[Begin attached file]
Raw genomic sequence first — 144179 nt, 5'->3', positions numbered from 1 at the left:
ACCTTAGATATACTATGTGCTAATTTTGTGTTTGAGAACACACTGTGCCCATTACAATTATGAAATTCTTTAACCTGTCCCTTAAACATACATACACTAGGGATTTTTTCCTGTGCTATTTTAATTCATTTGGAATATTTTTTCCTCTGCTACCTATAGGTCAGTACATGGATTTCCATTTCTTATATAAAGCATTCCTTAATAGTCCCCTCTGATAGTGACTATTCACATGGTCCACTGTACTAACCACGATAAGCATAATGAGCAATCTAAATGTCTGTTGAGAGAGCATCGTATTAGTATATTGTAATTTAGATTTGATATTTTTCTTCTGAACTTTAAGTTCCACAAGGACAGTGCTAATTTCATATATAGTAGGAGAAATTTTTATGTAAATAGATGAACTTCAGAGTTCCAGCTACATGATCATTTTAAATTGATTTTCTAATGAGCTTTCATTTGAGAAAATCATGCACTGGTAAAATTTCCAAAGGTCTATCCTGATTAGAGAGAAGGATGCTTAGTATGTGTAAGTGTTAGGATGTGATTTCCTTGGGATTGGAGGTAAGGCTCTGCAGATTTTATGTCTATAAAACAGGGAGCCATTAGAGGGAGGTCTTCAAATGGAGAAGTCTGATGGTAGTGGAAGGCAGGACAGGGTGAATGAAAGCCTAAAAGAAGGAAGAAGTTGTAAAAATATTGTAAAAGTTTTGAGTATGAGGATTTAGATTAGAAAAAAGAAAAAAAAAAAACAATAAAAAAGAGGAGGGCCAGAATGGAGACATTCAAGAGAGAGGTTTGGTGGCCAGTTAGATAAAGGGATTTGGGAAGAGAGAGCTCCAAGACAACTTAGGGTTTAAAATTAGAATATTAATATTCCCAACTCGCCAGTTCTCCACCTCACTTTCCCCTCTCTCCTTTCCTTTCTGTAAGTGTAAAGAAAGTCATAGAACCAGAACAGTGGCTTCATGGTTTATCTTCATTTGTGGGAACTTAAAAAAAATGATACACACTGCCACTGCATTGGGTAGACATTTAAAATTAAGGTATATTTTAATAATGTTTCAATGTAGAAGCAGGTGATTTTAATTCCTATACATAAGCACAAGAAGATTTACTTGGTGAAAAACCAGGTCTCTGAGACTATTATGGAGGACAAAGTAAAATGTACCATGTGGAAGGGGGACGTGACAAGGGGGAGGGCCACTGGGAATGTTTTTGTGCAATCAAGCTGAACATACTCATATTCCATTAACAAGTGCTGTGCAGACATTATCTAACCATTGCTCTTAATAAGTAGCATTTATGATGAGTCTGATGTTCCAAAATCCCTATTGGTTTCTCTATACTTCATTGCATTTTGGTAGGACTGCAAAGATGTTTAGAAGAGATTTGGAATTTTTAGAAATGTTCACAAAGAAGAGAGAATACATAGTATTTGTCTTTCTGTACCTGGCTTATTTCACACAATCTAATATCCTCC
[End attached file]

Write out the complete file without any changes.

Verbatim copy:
Raw genomic sequence first — 144179 nt, 5'->3', positions numbered from 1 at the left:
ACCTTAGATATACTATGTGCTAATTTTGTGTTTGAGAACACACTGTGCCCATTACAATTATGAAATTCTTTAACCTGTCCCTTAAACATACATACACTAGGGATTTTTTCCTGTGCTATTTTAATTCATTTGGAATATTTTTTCCTCTGCTACCTATAGGTCAGTACATGGATTTCCATTTCTTATATAAAGCATTCCTTAATAGTCCCCTCTGATAGTGACTATTCACATGGTCCACTGTACTAACCACGATAAGCATAATGAGCAATCTAAATGTCTGTTGAGAGAGCATCGTATTAGTATATTGTAATTTAGATTTGATATTTTTCTTCTGAACTTTAAGTTCCACAAGGACAGTGCTAATTTCATATATAGTAGGAGAAATTTTTATGTAAATAGATGAACTTCAGAGTTCCAGCTACATGATCATTTTAAATTGATTTTCTAATGAGCTTTCATTTGAGAAAATCATGCACTGGTAAAATTTCCAAAGGTCTATCCTGATTAGAGAGAAGGATGCTTAGTATGTGTAAGTGTTAGGATGTGATTTCCTTGGGATTGGAGGTAAGGCTCTGCAGATTTTATGTCTATAAAACAGGGAGCCATTAGAGGGAGGTCTTCAAATGGAGAAGTCTGATGGTAGTGGAAGGCAGGACAGGGTGAATGAAAGCCTAAAAGAAGGAAGAAGTTGTAAAAATATTGTAAAAGTTTTGAGTATGAGGATTTAGATTAGAAAAAAGAAAAAAAAAAAACAATAAAAAAGAGGAGGGCCAGAATGGAGACATTCAAGAGAGAGGTTTGGTGGCCAGTTAGATAAAGGGATTTGGGAAGAGAGAGCTCCAAGACAACTTAGGGTTTAAAATTAGAATATTAATATTCCCAACTCGCCAGTTCTCCACCTCACTTTCCCCTCTCTCCTTTCCTTTCTGTAAGTGTAAAGAAAGTCATAGAACCAGAACAGTGGCTTCATGGTTTATCTTCATTTGTGGGAACTTAAAAAAAATGATACACACTGCCACTGCATTGGGTAGACATTTAAAATTAAGGTATATTTTAATAATGTTTCAATGTAGAAGCAGGTGATTTTAATTCCTATACATAAGCACAAGAAGATTTACTTGGTGAAAAACCAGGTCTCTGAGACTATTATGGAGGACAAAGTAAAATGTACCATGTGGAAGGGGGACGTGACAAGGGGGAGGGCCACTGGGAATGTTTTTGTGCAATCAAGCTGAACATACTCATATTCCATTAACAAGTGCTGTGCAGACATTATCTAACCATTGCTCTTAATAAGTAGCATTTATGATGAGTCTGATGTTCCAAAATCCCTATTGGTTTCTCTATACTTCATTGCATTTTGGTAGGACTGCAAAGATGTTTAGAAGAGATTTGGAATTTTTAGAAATGTTCACAAAGAAGAGAGAATACATAGTATTTGTCTTTCTGTACCTGGCTTATTTCACACAATCTAATATCCTCC